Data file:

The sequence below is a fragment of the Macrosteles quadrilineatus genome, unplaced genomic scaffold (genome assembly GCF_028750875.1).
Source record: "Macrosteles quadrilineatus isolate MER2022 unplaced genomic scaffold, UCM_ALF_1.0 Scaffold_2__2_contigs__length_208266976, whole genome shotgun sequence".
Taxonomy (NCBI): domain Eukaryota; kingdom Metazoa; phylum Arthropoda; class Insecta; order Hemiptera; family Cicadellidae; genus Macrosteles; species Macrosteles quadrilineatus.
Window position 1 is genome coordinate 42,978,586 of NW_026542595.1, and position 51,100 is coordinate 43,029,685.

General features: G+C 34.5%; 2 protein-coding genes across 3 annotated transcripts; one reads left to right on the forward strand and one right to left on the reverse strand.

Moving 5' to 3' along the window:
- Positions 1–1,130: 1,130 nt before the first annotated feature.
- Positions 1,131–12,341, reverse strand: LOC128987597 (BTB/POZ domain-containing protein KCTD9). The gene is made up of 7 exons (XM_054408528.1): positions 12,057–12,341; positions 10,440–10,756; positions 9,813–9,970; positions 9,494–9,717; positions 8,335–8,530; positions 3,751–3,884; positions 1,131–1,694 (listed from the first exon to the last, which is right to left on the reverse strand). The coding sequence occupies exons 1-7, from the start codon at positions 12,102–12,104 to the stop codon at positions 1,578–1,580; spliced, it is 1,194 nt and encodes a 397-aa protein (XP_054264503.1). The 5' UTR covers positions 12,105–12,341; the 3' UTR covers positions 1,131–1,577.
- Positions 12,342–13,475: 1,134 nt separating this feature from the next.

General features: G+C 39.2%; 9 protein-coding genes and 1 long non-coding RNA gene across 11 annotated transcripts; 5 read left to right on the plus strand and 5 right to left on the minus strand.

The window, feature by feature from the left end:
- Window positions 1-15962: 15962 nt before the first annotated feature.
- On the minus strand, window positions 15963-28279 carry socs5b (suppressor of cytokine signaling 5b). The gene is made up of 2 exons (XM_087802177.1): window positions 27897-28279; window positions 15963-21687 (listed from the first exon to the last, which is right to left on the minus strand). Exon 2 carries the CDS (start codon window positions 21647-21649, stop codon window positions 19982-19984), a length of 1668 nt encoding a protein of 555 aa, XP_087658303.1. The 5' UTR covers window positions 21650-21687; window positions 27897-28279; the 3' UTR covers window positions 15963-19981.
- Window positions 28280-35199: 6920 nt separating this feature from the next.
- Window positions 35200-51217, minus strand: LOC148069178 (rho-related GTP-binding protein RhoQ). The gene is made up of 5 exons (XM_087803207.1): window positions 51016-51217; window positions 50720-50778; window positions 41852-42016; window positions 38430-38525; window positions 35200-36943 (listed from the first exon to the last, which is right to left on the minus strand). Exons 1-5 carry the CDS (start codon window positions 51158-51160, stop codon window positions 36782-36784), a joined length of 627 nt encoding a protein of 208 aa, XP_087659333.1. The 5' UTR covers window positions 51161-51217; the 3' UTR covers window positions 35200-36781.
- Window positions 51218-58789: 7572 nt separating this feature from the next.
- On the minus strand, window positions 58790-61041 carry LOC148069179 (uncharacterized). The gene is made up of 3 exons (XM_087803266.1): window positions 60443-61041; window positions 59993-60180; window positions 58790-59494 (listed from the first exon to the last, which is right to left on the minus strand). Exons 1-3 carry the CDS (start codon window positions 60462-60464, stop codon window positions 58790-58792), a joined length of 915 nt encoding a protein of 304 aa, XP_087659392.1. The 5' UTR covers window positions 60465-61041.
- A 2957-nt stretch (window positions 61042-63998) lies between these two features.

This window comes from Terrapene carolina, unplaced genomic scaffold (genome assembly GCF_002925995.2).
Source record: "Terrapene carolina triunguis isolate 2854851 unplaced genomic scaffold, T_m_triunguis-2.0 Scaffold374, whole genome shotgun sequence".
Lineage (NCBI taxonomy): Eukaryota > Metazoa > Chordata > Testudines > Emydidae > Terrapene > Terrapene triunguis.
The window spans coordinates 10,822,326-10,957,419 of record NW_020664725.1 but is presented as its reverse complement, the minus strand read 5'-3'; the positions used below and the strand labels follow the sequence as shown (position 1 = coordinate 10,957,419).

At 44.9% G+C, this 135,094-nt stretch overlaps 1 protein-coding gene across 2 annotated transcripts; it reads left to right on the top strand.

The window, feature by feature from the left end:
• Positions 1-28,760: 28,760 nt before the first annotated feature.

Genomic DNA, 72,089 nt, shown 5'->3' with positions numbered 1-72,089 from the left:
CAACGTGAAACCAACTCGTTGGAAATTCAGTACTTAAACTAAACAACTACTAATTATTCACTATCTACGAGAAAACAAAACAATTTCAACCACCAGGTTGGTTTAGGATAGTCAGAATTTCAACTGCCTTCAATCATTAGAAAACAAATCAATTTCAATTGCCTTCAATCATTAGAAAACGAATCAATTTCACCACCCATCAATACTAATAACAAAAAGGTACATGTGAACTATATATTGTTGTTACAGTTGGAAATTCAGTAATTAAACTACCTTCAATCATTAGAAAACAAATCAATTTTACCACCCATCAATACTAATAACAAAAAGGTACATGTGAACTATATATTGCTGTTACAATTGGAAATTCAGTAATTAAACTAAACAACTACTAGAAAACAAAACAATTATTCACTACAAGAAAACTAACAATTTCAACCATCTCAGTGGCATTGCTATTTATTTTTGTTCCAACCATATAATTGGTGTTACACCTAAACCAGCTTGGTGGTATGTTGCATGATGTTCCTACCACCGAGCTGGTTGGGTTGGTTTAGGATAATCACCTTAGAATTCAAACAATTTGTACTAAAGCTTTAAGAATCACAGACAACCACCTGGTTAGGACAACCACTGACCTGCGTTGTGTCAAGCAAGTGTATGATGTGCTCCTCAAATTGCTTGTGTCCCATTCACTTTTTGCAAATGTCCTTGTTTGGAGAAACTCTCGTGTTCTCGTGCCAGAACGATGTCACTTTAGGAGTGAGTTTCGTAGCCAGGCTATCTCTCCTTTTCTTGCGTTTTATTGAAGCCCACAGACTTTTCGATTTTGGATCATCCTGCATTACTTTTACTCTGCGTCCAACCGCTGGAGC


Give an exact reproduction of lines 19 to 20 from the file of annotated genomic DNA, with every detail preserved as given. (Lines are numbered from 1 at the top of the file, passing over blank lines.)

This window comes from Terrapene carolina, unplaced genomic scaffold (genome assembly GCF_002925995.2).
Source record: "Terrapene carolina triunguis isolate 2854851 unplaced genomic scaffold, T_m_triunguis-2.0 Scaffold374, whole genome shotgun sequence".